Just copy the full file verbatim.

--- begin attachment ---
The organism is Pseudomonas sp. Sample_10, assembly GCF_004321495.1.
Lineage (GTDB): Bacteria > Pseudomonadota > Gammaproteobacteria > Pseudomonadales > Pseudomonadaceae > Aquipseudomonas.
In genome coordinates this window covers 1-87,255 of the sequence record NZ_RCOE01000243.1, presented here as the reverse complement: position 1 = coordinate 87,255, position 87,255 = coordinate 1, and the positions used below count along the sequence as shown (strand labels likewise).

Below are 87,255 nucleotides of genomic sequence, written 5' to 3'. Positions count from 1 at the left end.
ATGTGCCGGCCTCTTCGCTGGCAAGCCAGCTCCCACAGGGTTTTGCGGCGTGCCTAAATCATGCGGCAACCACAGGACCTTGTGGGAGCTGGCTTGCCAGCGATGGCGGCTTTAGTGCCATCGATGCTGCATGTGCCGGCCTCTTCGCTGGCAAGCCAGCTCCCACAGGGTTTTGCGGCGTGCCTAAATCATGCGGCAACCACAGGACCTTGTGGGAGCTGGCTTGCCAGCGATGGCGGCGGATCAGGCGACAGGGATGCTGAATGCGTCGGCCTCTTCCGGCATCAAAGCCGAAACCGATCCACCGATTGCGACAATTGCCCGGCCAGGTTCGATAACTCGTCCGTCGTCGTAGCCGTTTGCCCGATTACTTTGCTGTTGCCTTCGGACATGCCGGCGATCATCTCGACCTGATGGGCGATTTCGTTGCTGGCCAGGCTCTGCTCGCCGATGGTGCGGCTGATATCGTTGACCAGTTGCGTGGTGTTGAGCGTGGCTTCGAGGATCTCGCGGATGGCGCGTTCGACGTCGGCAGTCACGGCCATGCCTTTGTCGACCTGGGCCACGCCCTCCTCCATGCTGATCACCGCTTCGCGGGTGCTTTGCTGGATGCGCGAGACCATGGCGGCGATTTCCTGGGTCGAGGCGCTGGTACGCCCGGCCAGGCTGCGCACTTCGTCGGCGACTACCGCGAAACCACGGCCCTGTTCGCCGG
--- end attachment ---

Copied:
The organism is Pseudomonas sp. Sample_10, assembly GCF_004321495.1.
Lineage (GTDB): Bacteria > Pseudomonadota > Gammaproteobacteria > Pseudomonadales > Pseudomonadaceae > Aquipseudomonas.
In genome coordinates this window covers 1-87,255 of the sequence record NZ_RCOE01000243.1, presented here as the reverse complement: position 1 = coordinate 87,255, position 87,255 = coordinate 1, and the positions used below count along the sequence as shown (strand labels likewise).

Below are 87,255 nucleotides of genomic sequence, written 5' to 3'. Positions count from 1 at the left end.
ATGTGCCGGCCTCTTCGCTGGCAAGCCAGCTCCCACAGGGTTTTGCGGCGTGCCTAAATCATGCGGCAACCACAGGACCTTGTGGGAGCTGGCTTGCCAGCGATGGCGGCTTTAGTGCCATCGATGCTGCATGTGCCGGCCTCTTCGCTGGCAAGCCAGCTCCCACAGGGTTTTGCGGCGTGCCTAAATCATGCGGCAACCACAGGACCTTGTGGGAGCTGGCTTGCCAGCGATGGCGGCGGATCAGGCGACAGGGATGCTGAATGCGTCGGCCTCTTCCGGCATCAAAGCCGAAACCGATCCACCGATTGCGACAATTGCCCGGCCAGGTTCGATAACTCGTCCGTCGTCGTAGCCGTTTGCCCGATTACTTTGCTGTTGCCTTCGGACATGCCGGCGATCATCTCGACCTGATGGGCGATTTCGTTGCTGGCCAGGCTCTGCTCGCCGATGGTGCGGCTGATATCGTTGACCAGTTGCGTGGTGTTGAGCGTGGCTTCGAGGATCTCGCGGATGGCGCGTTCGACGTCGGCAGTCACGGCCATGCCTTTGTCGACCTGGGCCACGCCCTCCTCCATGCTGATCACCGCTTCGCGGGTGCTTTGCTGGATGCGCGAGACCATGGCGGCGATTTCCTGGGTCGAGGCGCTGGTACGCCCGGCCAGGCTGCGCACTTCGTCGGCGACTACCGCGAAACCACGGCCCTGTTCGCCGG